Ballad a gathering of f.., p.40
Ballad: A Gathering of Faerie, page 40part #2 of Books of Faerie Series
Eleanor looked away, her expression furious. “That was not a price I was willing to pay. ”
“And this is?” Sullivan asked.
Eleanor looked back at him.
And then there was an unremarkable pop.
I didn’t understand what the pop meant until, behind Sullivan, I saw Delia, Dee’s damn, ever-present evil aunt, step over the two faerie bodies by the door. In her hand was a very small, fake-looking gun.
Sullivan very carefully laid a hand on his stomach, and then stumbled in slow-motion against one of the folding chairs. I closed my eyes, but I saw what happened anyway. He fell to his hands and knees and threw up, flowers and blood.
“I can’t believe I’m going to have to be the one with the backbone here,” Delia said. “I’ve been staying in a hotel for two weeks and spending every single evening up to my elbows in dead fey. Cut her heart out before I get pissed off. ”
Eleanor’s voice was below zero. “My finest horse to whichever faerie in this room brings me that woman’s left eye. ”
My thoughts exactly.
“Wait!” snapped Delia, as every hand in the room reached for a knife. “You can cut out my damn eye if you like, but what you should be cutting out is her heart. It’s nearly eleven. What will you do if he’s here and her heart’s not in him?” She gestured to the consort on the stage.
I crouched down and, seizing Dee’s arm, hauled her to her feet. Eleanor and Delia just looked at me. Delia and a gun were between me and the door. Eleanor and her damn voodoo were between me and everything.
“Why don’t you save yourself?” I hissed at Dee. This summer, there’d been more faeries, and I’d been mostly dead, and she’d still gotten out of it. Now, Nuala was burning by herself, Sullivan was bleeding on the floor, and Dee wasn’t doing a thing to stop it.
But Dee turned to Delia instead of to me. “What did I ever do to you, anyway?” Her voice sounded hoarse, like she’d been screaming or singing.
Delia shook her head and made a face that was like a caricature of disbelief, like she couldn’t believe Dee even thought the question worth asking. “I just want your voice when you’re done with it. ”
Siobhan said, “My queen—there’s no time. Cut out her heart, put it in him, and make Karre a king. ”
In my head, I heard the thorn king’s song as he approached. Only, instead of singing grow rise follow, the words were follow feast devour.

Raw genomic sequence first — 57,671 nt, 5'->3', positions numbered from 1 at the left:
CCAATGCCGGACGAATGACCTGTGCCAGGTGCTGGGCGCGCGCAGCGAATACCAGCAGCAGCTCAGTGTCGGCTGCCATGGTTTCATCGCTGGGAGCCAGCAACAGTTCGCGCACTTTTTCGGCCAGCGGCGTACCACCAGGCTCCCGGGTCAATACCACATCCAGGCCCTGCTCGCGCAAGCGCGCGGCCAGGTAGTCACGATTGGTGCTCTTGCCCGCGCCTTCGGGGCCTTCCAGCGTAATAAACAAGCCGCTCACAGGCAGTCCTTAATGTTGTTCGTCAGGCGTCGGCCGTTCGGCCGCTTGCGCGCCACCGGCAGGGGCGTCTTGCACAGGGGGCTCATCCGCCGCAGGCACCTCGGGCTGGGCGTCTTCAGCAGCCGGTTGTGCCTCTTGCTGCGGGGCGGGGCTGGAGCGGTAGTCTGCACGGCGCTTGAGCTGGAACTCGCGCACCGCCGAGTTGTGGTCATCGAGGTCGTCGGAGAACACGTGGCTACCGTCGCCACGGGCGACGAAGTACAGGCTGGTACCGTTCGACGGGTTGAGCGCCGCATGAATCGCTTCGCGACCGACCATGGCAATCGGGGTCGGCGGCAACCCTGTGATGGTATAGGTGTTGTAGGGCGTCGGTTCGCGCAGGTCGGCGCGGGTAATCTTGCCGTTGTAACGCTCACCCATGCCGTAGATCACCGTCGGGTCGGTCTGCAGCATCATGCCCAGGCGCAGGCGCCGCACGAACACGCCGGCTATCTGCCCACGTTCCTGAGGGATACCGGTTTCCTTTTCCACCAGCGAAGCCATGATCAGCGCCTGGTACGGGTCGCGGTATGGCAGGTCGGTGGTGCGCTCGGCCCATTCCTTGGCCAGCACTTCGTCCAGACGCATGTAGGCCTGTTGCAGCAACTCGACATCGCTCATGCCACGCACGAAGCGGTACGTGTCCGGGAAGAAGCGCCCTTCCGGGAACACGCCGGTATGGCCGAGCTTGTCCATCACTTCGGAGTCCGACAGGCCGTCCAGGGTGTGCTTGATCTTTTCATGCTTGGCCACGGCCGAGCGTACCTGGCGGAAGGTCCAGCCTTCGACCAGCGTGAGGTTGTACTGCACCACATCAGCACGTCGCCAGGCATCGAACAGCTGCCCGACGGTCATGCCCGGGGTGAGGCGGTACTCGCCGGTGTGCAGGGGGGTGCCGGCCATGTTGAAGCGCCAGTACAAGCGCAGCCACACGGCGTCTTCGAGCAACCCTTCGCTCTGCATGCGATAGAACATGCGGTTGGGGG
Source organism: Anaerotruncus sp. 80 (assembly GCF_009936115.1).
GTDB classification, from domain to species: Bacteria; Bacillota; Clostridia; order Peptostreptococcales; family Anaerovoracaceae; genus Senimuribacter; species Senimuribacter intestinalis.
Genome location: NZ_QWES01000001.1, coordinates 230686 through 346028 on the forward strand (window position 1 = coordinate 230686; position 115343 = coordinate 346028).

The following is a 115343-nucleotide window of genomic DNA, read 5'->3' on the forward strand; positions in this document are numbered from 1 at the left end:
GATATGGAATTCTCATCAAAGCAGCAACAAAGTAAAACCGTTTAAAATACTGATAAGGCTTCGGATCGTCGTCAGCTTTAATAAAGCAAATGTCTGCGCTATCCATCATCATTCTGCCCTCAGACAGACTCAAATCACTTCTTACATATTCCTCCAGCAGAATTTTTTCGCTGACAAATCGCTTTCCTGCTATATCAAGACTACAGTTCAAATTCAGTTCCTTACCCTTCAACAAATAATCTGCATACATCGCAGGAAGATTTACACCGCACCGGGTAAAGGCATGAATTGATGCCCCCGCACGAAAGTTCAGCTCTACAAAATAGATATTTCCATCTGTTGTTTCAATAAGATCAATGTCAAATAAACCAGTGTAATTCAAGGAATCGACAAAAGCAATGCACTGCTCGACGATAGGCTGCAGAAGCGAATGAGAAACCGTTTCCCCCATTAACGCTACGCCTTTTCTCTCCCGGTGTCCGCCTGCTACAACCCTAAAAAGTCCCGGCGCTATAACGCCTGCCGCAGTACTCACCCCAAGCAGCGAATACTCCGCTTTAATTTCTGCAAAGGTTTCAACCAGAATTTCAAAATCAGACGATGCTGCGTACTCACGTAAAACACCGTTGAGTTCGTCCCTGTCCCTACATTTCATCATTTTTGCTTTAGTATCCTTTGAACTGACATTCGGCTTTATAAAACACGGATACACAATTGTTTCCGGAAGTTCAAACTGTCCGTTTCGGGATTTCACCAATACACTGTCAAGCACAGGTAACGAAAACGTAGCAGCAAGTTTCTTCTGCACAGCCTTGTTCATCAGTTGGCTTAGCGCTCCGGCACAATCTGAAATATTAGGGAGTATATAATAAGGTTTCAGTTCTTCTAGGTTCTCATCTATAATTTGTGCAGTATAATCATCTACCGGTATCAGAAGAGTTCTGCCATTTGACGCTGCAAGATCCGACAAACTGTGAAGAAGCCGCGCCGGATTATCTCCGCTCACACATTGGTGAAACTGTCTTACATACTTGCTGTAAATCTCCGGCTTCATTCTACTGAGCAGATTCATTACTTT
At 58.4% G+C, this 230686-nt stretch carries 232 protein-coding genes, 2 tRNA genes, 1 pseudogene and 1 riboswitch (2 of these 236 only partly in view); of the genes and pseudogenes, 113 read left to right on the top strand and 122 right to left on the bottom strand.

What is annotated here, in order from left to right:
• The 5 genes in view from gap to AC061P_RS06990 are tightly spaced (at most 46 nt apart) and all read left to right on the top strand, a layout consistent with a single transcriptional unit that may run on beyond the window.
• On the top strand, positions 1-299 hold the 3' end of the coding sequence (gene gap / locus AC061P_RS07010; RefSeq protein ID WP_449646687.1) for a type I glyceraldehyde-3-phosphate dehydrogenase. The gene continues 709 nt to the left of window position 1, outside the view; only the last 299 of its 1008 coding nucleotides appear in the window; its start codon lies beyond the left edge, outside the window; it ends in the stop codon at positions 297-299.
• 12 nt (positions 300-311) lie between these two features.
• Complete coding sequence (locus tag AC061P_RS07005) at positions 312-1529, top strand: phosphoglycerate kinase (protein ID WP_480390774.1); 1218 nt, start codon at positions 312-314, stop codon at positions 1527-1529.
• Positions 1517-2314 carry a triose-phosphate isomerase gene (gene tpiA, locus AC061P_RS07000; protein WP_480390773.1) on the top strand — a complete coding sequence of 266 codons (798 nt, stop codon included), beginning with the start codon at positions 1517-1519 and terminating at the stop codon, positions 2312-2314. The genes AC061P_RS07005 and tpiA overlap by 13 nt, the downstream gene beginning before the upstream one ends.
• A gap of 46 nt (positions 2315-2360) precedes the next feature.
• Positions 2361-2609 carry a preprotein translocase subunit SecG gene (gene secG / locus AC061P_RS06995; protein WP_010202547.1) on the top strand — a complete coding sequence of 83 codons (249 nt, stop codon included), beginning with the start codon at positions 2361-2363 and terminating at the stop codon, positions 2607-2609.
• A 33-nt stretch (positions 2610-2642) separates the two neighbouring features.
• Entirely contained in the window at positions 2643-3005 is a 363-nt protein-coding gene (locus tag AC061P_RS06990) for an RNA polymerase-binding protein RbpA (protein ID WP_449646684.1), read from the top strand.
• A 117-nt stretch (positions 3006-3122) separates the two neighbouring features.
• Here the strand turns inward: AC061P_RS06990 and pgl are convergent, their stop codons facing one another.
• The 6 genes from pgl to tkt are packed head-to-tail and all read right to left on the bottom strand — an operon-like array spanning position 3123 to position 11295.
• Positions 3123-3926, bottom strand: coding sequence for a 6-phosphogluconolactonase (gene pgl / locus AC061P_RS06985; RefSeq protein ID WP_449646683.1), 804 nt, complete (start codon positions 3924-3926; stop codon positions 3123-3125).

Eleanor looked at Siobhan and nodded shortly.
It all happened in a blur then. Siobhan leapt toward Dee, one hand stretched as if to seize Dee’s shoulder, the other gripping the knife. Dee frowned at the blade, pointed unerringly at her heart. And I flung out my arm, smashing the back of my arm and my wrist against Siobhan’s face.
Siobhan squealed—strangely high-pitched—and stumbled backwards, the knife clattering to the floor. Flowers were pouring from her face. Or her face was falling into flowers.
Eleanor stepped back just as Siobhan, a blanket of petals, flopped to the ground at her feet. She looked pissed.
I looked at my arm. The sleeve of my sweatshirt had pulled down to reveal the iron bracelet on my wrist; a single yellow petal was still stuck to the edge of it. So the damn thing had turned out to be useful for something.
I held my wrist out toward Eleanor. “Will this do the same thing to you?”
She looked really pissed.
“James,” Sullivan called from the aisle. His voice sounded wet. I tried not to pay attention to that. “Stage left. ”
Of course. The exit at the back of the stage. I grabbed Dee’s hand and pulled her up the stairs, going sideways so I could keep watching Eleanor. Cernunnos’ song was deafening in my ears. It was time to get out.
“I wouldn’t do that,” Delia snapped, staring at us. “This thing has a lot of bullets in it. And I’m not above shooting someone at the moment. ”
Eleanor folded her hands gently before her and said coldly, “Someone else. ” She looked away, at something in the aisle, and said, “Patrick, pull your coat over your head. ”
I just had time to realize what she was saying when the back door busted open.
For a moment, there was nothing but silence and sheer, absolute cold, our breaths clouded in front of us.
And then the dead came pouring in. They ran along the walls, fluttered around the lights like moths, cast crazy shadows on the floor and the chairs. They stank of sulphur and damp earth. With them came noise: shrill screams, gurgling calls, guttural singing. They ricocheted off the faeries as if they were nothing more than stones, but when they saw Delia, their noises changed to something more urgent.
Delia spun and let off a shot, right before they fell on her. She disappeared under the weight of intangible darkness, and if she made a sound, I couldn’t hear it over the sounds of them screaming over her.
And then the dead noticed us.
“Dee,” I said, “Do something. I know you can. ”
Dee looked at me, her eyes wide. I recognized the look. It was like her system was flashing a little warning sign at me that read overload overload overload. Seeing it now, I realized that she’d been working toward this moment—this moment of utter giving up—for a long time, and I wondered that I hadn’t recognized it until now, when it was too late.
The dead rushed over the chairs, crawled up the windows, sank claws into the edge of the stage. Delia was a rustling, kicking pile on the floor. I gripped Dee’s shoulders and looked right in her eyes. “Dee. Do this for me. You owe me. You know you owe me. ”